Stop Mindless Stretching, Part 1: Stretching for Flexibility, or Not
It has been almost five years since I first posted my somewhat controversial “Stop Stretching!” article on the Sock Doc website (or Soc Doc as many continue to write). My views regarding stretching haven’t changed much but my knowledge and experience around body movement, mobility, stretching and flexibility have undergone some drastic changes over these years. Stretching for flexibility is still something that many athletes practice daily hoping it will improve their performance and reduce their chances of become injured.
In 2011, when I wrote “Stop Stretching!” I was still racing triathlons and finishing up a fifteen year Ironman career. I believed and still do believe, that traditional stretching for athletes, and particularly endurance athletes, is a waste of time, as there are typically more risks than reward obtained from such practice. Then, in the summer of 2011 I made a rather quick transition away from triathlons into the world of movement. Primarily, I became heavily involved with MovNat, as most of you are or should be familiar with. Over time, I have become involved with various other programs and movement philosophies such as but not limited to parkour, Ido Portal Method, and Original Strength.
The two worlds of endurance and movement training are as vastly different as you can imagine. Sure, there is some overlap as with almost anything, but now I was beginning to move my body in a much different way, reminiscent of things I had done during high school wrestling some twenty years prior. I was still flexible after all these years of endurance training, as I discussed in “Stop Stretching!”, but it wasn’t because of the practice of ‘stretching’. So, now that I focus more on strength and movement while still including the endurance component to a lower degree, have my views on stretching for flexibility changed? Not really.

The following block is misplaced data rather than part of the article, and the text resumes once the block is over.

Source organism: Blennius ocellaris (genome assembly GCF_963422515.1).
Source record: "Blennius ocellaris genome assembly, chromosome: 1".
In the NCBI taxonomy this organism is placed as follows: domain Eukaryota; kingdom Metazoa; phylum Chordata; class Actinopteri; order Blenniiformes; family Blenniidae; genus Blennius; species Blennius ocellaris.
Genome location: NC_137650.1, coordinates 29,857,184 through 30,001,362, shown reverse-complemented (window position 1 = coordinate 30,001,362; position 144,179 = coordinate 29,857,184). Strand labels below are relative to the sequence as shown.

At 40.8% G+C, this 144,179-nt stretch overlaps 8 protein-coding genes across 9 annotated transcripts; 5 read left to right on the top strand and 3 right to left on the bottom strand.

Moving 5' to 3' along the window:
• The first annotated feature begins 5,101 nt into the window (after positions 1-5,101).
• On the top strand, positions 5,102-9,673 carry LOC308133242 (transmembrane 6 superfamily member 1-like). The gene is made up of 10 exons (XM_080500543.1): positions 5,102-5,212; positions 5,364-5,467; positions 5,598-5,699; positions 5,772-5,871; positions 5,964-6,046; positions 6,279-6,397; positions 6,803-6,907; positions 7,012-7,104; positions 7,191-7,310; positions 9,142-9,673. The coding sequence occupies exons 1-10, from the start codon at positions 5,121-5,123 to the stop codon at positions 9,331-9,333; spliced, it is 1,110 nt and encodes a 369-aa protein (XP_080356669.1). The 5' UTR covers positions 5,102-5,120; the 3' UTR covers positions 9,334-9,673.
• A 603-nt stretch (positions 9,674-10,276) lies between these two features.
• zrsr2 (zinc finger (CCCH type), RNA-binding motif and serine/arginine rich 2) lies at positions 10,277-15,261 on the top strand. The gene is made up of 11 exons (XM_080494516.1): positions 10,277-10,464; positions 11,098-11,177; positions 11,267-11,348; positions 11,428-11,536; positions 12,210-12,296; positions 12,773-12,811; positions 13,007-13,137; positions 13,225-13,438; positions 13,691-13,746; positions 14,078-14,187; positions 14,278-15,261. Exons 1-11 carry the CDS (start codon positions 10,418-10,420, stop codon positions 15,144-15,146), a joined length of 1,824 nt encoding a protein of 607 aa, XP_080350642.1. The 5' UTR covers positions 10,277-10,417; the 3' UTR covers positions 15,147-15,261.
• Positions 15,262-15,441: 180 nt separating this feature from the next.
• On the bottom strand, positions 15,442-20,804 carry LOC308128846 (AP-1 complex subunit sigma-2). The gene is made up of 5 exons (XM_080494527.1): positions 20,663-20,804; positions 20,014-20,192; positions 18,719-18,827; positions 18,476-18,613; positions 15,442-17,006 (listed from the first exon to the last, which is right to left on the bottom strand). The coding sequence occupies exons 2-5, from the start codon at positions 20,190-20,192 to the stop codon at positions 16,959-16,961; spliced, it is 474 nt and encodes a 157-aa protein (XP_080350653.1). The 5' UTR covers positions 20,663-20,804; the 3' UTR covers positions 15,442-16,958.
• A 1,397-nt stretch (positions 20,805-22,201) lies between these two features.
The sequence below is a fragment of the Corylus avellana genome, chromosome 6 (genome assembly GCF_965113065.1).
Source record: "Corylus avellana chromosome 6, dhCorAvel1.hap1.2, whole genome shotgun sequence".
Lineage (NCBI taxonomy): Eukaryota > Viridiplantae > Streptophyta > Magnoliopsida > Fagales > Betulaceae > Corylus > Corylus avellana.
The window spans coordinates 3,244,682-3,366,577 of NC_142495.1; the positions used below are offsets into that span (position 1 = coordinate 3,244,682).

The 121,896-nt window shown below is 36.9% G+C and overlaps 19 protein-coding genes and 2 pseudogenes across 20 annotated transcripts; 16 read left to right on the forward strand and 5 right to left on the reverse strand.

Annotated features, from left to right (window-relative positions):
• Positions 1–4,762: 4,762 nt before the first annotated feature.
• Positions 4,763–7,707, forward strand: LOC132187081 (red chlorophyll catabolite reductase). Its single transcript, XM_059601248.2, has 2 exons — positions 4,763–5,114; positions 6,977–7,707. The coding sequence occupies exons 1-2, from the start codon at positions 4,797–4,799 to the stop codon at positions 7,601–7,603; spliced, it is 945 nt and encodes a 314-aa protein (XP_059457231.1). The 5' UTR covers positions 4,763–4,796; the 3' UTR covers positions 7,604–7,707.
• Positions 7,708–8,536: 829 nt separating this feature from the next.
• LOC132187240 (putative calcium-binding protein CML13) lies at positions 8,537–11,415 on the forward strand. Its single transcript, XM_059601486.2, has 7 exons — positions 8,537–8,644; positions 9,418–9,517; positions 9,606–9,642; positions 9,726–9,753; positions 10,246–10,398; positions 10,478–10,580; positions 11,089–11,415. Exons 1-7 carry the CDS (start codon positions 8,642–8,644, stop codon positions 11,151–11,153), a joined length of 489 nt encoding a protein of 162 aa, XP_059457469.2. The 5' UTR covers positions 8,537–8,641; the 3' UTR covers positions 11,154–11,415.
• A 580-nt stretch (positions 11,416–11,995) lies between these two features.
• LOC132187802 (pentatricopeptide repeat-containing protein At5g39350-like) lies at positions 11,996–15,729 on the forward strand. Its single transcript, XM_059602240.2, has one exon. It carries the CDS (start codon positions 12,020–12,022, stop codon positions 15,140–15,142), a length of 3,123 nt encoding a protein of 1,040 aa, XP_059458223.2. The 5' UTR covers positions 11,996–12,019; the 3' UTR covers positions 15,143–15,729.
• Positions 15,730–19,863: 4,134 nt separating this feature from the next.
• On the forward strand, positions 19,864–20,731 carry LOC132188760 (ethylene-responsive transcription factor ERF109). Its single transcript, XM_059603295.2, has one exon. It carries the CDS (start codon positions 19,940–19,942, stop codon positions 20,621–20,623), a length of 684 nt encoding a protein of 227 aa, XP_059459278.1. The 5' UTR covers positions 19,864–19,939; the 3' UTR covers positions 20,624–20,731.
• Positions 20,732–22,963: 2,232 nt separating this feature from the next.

I appreciate flexibility and strength more than what I did in the endurance world, but it is all relative. It still depends on what you are trying to achieve, and for the most part when it comes to flexibility, more is not necessarily better. So, lets take a look at this controversial subject more thoroughly in this updated Sock Doc four-part series on stretching. Hopefully by the time you have read the whole series, you will have learned new information, answered some questions and perhaps come away with new questions to investigate. And hopefully, I get less hateful comments than I did five years ago!